10 September 2015
Ms TRISH DOYLE (Blue Mountains): I commend the work of Blue Mountains community sector organisations for providing services to my local community. I also publicly declare my continued support of those services. I value my longstanding relationship with the sector and will use every opportunity I have to advocate on behalf of the best interests of the Blue Mountains community sector. Many of our organisations have evolved from the Area Assistance Plan, which was established during the Whitlam reforms to address unmet needs in local communities in the outlying suburbs and regions of New South Wales. The Western Sydney Area Assistance Scheme [WSAAS], an initiative of the Wran Labor Government, laid the foundation for the community sector in the Blue Mountains. The success of the WSAAS model led to Labor expanding the model across other parts of the State. As a result of WSAAS, many of the Blue Mountains community sector organisations were established in the late 1970s and early 1980s.
The Blue Mountains community sector encompasses a wide range of services which include: a network of six local neighbourhood centres; family support services; child and family services; women's health and domestic violence court advocacy services; a domestic violence refuge for women and children; Aboriginal community organisations; community housing; community transport; and disability, youth and older people's services, to name just a few. The Blue Mountains community sector knows its community. They know the areas of disadvantage, they have established trust with our most vulnerable citizens, and they know the service networks and referral pathways. They are some of the most effective and passionate advocates one could meet. Collaboration is a key factor.
The sector works cooperatively with one another and is particularly effective in meeting the needs of vulnerable populations and those living on the fringes, such as women experiencing domestic violence, people living with mental illness, people with disabilities, and those who are socially isolated. The Blue Mountains community sector receives funding from a variety of sources. The New South Wales Department of Family and Community Services [FACS] is a primary source of funding for many of those organisations. Following the debacle and mismanagement of the Going Home Staying Home program, many community services have expressed serious concerns regarding their funding future. The recently published KPMG review of Going Home Staying Home noted:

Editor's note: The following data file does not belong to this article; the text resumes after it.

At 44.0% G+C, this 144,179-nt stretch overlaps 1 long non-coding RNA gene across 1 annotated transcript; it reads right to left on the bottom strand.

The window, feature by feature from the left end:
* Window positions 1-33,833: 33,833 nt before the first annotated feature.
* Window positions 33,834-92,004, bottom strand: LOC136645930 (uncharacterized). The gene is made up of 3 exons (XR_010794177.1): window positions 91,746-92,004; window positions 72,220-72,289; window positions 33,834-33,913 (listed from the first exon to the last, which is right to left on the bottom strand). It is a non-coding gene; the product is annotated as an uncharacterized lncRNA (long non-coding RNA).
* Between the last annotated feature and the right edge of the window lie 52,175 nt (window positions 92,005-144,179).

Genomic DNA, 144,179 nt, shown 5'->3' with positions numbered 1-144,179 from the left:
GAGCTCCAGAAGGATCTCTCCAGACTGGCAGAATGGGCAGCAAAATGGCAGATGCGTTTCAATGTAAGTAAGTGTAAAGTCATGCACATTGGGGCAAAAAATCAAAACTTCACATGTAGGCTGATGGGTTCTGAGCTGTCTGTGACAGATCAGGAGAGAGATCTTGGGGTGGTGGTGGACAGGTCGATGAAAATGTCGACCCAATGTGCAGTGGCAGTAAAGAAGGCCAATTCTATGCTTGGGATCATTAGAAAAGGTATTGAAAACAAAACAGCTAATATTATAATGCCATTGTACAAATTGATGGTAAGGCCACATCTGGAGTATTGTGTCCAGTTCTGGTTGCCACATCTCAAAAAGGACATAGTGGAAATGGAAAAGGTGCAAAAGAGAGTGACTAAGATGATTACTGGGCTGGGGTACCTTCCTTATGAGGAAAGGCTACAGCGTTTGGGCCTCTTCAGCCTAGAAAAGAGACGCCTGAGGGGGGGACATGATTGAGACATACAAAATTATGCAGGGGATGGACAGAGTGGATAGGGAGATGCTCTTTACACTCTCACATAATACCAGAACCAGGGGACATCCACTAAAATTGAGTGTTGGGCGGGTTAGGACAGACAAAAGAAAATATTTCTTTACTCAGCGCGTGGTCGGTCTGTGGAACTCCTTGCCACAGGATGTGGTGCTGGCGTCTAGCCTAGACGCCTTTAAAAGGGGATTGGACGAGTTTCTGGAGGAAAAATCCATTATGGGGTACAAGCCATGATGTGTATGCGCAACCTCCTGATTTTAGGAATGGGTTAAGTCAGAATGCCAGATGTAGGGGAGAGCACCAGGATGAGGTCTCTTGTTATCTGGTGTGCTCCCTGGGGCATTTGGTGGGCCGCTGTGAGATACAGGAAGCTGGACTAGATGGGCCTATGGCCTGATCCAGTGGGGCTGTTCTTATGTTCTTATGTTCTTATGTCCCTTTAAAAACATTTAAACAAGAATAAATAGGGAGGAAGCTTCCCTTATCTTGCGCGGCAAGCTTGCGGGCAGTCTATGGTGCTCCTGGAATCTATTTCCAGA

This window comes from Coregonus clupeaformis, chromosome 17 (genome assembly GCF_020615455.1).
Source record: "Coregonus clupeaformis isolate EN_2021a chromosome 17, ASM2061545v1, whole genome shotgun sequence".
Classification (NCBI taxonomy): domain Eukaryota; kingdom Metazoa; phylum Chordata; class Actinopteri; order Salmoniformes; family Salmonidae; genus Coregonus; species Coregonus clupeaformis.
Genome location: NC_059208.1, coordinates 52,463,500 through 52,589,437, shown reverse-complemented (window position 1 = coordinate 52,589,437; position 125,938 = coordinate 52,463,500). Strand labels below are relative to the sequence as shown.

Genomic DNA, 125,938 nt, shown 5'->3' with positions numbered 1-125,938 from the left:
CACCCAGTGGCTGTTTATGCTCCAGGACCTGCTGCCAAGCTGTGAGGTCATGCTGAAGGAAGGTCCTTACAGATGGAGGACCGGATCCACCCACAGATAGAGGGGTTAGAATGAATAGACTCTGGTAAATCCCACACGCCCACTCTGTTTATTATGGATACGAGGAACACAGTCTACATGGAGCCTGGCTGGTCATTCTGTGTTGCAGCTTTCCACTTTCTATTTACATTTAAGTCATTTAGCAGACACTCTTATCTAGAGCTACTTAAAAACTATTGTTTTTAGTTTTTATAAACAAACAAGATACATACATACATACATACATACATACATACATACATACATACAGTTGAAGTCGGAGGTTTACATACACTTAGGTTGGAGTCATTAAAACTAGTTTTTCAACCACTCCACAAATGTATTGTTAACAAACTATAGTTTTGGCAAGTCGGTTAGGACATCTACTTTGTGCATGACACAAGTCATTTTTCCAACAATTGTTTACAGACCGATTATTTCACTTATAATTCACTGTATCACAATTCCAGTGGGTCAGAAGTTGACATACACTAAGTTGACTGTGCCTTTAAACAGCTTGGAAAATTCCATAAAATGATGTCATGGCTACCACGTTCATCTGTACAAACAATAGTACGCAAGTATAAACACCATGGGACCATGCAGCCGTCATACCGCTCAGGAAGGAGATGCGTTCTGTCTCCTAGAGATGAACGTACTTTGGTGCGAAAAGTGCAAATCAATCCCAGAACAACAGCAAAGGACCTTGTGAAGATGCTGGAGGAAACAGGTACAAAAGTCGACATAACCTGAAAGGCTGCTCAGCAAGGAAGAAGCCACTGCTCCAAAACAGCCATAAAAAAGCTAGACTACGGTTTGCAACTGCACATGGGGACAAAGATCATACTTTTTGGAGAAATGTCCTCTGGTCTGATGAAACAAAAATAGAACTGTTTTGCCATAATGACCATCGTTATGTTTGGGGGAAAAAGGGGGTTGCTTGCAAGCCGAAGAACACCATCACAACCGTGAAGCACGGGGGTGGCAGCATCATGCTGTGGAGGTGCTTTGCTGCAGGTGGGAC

The decision to open up funding for homelessness services to a competitive bidding process ultimately drove an outcome where there were clear winners and losers.
This is the aspect of reform that has attracted the most criticism. Before Going Home Staying Home, 27.5 per cent of the homelessness services in New South Wales were independent women's services. The reform caused this figure to drop almost 10 per cent. The loss of those specialist services will have a long-lasting impact on the sector and the communities that were affected. I urge the Government to learn from the mistakes made during the implementation of the Going Home Staying Home changes. The Government must also recognise that community services are not businesses. Competitive tendering processes do not necessarily achieve selection of the best and most appropriate service providers. Competitive tendering generally favours larger organisations, which may benefit from economies of scale and a greater cash flow that helps them to weather the vagaries of the funding cycle.
Contestability has undermined the longstanding trust and cooperation that existed between organisations. Instead of forming partnerships to deliver the best outcome, services are now in competition with one another. The Government must commit to ensuring that only true not-for-profit organisations are eligible to apply for government funding. For-profit organisations must not be eligible to profit from service provision to our most vulnerable citizens. Since the Government commenced its review of funding programs in FACS and Health, many community sector organisations have been funded through a series of annual rollover contracts. My community is concerned about the short-term status of funding contracts, the enormous difficulties and stresses it creates around service planning, the employment and retention of quality staff, and the impact on service delivery to vulnerable people.
The Government must commit to the establishment of longer term funding cycles that enable the sector to plan for the future so they can offer certainty for service users and staff. I challenge the Government to equal or better Labor's commitment to a sustainable five-year funding cycle. I also call on the Minister for Family and Community Services to consult with the community sector and to listen to what it has to say. Those organisations are the experts on these matters and they know best what our communities need. The Government must take a big picture view of the value of community services and the complementary nature of the programs provided. It has taken nearly 40 years to establish this network of services and they cannot be easily replaced. I commend the good work and support of the fabulous Australian Services Union, which supports its members—the highly valued workers in this vital sector—on a daily basis.